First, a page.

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Meat alternatives: what you need to know

Meat alternatives: what you need to know

More and more people are looking for meat alternatives as they choose to follow vegetarian, vegan or plant-based diets. This can be for various reasons – for health, the environment or ethical choices.

But whether you eat meat or not, it’s always important to eat a balanced diet of protein, carbohydrates, healthy fats, veg and fruit. Here, we look at different vegetarian sources of protein.

GOOD SOURCES OF VEGETARIAN PROTEIN

Protein-rich beans, peas and lentils are great alternatives to meat because they’re naturally low in fat, contain fibre, protein and some vitamins and minerals. Other nutritious protein sources include tofu, eggs, nuts and seeds.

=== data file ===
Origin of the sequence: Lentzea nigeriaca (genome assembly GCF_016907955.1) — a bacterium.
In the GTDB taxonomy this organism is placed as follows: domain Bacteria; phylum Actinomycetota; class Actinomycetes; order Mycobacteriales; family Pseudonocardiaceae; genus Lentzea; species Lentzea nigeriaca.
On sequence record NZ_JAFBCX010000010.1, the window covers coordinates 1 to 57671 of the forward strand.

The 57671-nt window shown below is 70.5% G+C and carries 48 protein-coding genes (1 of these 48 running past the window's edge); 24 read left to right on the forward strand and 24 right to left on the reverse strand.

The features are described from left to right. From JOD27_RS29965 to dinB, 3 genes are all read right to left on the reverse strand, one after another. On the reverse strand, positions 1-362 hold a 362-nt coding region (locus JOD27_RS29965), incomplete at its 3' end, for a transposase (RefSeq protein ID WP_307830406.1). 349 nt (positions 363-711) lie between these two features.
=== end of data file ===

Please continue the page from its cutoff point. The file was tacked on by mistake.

Go for a good variety of plant-based protein sources, in order to include a full range of amino acids in your diet.

If you follow a meat-free diet, we recommend including these protein sources in your meals and recipes wherever possible.

SEE MORE: HIGH-PROTEIN VEGETARIAN RECIPES

WHAT ARE MEAT SUBSTITUTES?

Meat substitutes include vegetarian or vegan products that look similar to sausages, mince or burgers. One popular ingredient in meat alternatives is mycoprotein, which comes from fermented funghi.

Mycoprotein is high in protein and fibre, and low in saturated fat. It can be a great meat substitute, as it can mirror the appearance, texture and flavour of meat – while helping people reduce their meat consumption.

However, some products containing mycoprotein are also high in salt, so it’s always important to check the nutritional figures for the overall product before you buy. Adults should eat no more than 6g of salt a day (2.4g sodium) – that’s around 1 teaspoon.

For more information, take a look at our feature on the health benefits of all types of protein.


Watch the video: Alternative proteins and the future of meat (October 2021).